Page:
You probably know the starfish story...
so, what difference can I make today?
You probably know the starfish story...
so, what difference can I make today?
Give because it makes you feel good! I have heard that attitude criticised , but I don't agree that it is impure or less worthy. We are few of us saints, and if two people are happier - the giver and the receiver, so much the better I think.
Having just given myself yet another haircut - I am getting quite good at it - I thought I would donate what I would have spent on haircuts since my last professional one in February.
As well as cash (around ten billion pounds is donated to charities in uk each year) we can give time, love, smiles, a hand, advice, support, attention, gifts.....or the benefit of the doubt. There are a million ways to give, and we are all giving, all the time.
It's one of the loveliest of human traits, without which let's face it we would not have survived, and it's especially touching from a young child. At a school fundraising fair at Heather's primary school I admired this little plastic necklace and she instantly bought it for me with her pocket money. It gives me a warm feeling in my heart every time I look at it and wear it.
Close on the heels of the sadness I feel at the current situation is a vague feeling of guilt.
Especially if I find myself enjoying something! Lying in the hammock, reading philosophy at breakfast, sowing sweet pea seeds. A friend was enjoying the sight of the bluebells near her home until she remembered all those stuck indoors without access to such sights.
It's not logical. (Guilt implies culpability.) Did I start this pandemic? No. Am I doing what my government tells me to do? Yes. Basically they are telling me to keep out of the way, and therein lies the problem. I am left feeling useless and redundant, and guilty at doing nothing.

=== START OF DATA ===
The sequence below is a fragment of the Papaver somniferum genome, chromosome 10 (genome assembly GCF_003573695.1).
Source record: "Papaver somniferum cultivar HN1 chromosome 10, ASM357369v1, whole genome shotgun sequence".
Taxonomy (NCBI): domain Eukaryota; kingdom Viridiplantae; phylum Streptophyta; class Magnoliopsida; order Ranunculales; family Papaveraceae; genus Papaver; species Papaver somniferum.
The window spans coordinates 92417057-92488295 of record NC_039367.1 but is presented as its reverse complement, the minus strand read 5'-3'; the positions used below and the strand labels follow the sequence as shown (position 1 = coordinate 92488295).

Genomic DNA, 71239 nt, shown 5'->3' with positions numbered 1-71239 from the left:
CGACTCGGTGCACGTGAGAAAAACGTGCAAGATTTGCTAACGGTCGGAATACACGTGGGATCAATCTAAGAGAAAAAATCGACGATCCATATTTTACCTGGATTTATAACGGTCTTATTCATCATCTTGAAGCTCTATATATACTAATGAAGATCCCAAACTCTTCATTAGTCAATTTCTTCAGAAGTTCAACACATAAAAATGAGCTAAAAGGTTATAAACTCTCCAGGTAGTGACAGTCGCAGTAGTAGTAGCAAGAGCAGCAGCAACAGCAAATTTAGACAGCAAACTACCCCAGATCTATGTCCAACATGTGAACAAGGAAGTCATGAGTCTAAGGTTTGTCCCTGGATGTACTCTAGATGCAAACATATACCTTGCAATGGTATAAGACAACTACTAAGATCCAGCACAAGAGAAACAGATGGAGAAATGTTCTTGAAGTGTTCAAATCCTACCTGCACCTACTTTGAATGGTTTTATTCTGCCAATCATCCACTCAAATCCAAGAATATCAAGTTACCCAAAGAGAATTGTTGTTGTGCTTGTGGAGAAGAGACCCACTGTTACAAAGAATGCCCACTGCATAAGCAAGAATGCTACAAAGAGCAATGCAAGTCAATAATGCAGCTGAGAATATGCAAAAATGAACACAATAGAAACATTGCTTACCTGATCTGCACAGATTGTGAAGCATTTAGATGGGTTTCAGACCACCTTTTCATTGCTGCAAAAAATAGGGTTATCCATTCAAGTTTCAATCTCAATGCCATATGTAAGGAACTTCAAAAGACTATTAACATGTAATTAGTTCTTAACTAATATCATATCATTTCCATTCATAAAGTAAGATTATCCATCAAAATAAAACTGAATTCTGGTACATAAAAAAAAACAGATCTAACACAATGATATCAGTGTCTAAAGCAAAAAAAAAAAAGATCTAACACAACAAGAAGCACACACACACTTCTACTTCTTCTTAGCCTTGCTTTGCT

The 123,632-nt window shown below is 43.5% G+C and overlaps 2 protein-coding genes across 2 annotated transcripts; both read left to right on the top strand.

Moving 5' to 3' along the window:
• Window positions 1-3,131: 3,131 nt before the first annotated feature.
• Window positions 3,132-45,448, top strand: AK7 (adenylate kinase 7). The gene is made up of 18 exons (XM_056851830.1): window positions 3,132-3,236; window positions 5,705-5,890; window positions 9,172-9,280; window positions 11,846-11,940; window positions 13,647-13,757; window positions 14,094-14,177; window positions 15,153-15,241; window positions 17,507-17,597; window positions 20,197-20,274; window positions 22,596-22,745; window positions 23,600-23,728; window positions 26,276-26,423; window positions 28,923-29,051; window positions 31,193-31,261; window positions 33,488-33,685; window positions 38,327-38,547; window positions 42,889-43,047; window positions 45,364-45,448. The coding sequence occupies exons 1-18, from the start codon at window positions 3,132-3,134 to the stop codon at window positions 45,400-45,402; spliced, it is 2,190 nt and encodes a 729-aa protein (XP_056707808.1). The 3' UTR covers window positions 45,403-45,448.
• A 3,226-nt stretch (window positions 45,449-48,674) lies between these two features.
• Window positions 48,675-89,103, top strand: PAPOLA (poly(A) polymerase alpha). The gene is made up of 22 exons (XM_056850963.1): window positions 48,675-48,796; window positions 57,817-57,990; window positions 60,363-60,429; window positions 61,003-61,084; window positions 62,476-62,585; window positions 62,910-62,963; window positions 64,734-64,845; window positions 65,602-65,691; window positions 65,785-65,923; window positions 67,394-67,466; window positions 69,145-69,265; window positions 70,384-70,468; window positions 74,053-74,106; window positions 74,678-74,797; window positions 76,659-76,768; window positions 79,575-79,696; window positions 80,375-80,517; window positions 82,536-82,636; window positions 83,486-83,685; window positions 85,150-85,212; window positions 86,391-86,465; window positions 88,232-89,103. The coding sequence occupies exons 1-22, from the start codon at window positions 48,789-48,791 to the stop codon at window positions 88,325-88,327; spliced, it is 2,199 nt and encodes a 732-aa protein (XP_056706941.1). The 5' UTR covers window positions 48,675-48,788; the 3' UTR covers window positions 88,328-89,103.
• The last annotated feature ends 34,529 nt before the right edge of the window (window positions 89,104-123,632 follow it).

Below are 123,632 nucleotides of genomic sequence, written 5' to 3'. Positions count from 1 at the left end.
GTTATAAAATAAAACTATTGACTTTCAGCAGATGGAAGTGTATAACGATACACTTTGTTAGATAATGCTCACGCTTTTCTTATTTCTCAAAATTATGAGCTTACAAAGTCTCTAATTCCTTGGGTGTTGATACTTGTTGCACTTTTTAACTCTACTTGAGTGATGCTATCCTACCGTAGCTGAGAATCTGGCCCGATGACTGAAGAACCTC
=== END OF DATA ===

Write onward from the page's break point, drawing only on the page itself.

Lotta wisely decided to swap 'g's guilt for gratitude and I do indeed feel grateful for my very privileged position, and I want not just to feel gratitude but to show it in some way that might help those bearing the brunt of this horrible pandemic.
Ideas please! Talking with friends who are alone, donating to charities whose work is needed more than ever but who have lost sources of income like charity shops are two things I can do, but there must be more....
The beech leaves I picked nearly a week ago have gradually opened their fresh green leaves....
There are not many posts in this category (as I have said before we were taught to be modest about them).
I went out for a walk at dusk and found the road like a river although it had not rained very much, so i investigated and found the ditch which runs along the roadside blocked. Although by this time it was getting dark I couldn't resist going back to the shed for a rake and clearing the leaves and mud that were blocking it - the satisfaction of hearing the water gurgling along again was worth it!
And I got a nice photograph of the house from a different angle as I walked back home almost an hour later..
Don't be shy and tell us of your latest good deed!
NB I'm sorry that sometimes my replies to your comments do not appear directly below but get mixed up and appear in the wrong order. So confusing Weebly!
The good news is that we have raised £1669.60 in our Swim a Mile for Barry fundraiser for Ardgowan Hospice. To the swimmers and to all those who donated so very generously - THANK YOU, YOU ARE A WONDERFUL FORCE FOR GOOD IN THIS WORLD!
The sad news is that Cath, who many of you will know has been a regular commenter on this blog for years now, has had an accident which means she cannot write at present, and needs a lot of rest and care to start on what may be a tough road to recovery. I miss her thoughtful comments, links to new (to me) poets, interesting questions and gentle humour, as I am sure you do, and I know you will join me in wishing her well - it may take patience, strength and determination - but we know you have those qualities in spades Cath!
Know that we are thinking of you and look forward to you coming back to join us here.
On the ferry home tonight.
Wonderful colours, patterns and textures at Scalpsie Bay on the Island of Bute.
I helped with the local beach clean this morning where we collected a lot less litter than in previous years. It could be because there have been fewer big storms this winter, though I like to think it may be because people are becoming more aware and careful....
Have you noticed a difference on a beach or in the countryside near you?
Have you heard of a reverse advent calendar?
Every day you put something in a box and on Christmas Eve you give it to a food bank or similar..
Nice idea for the children and not too late to start?
This outrageously over-the-top escapist gorgeousness is one of my favourite film clips.
What is yours?
I'll start with why shall I?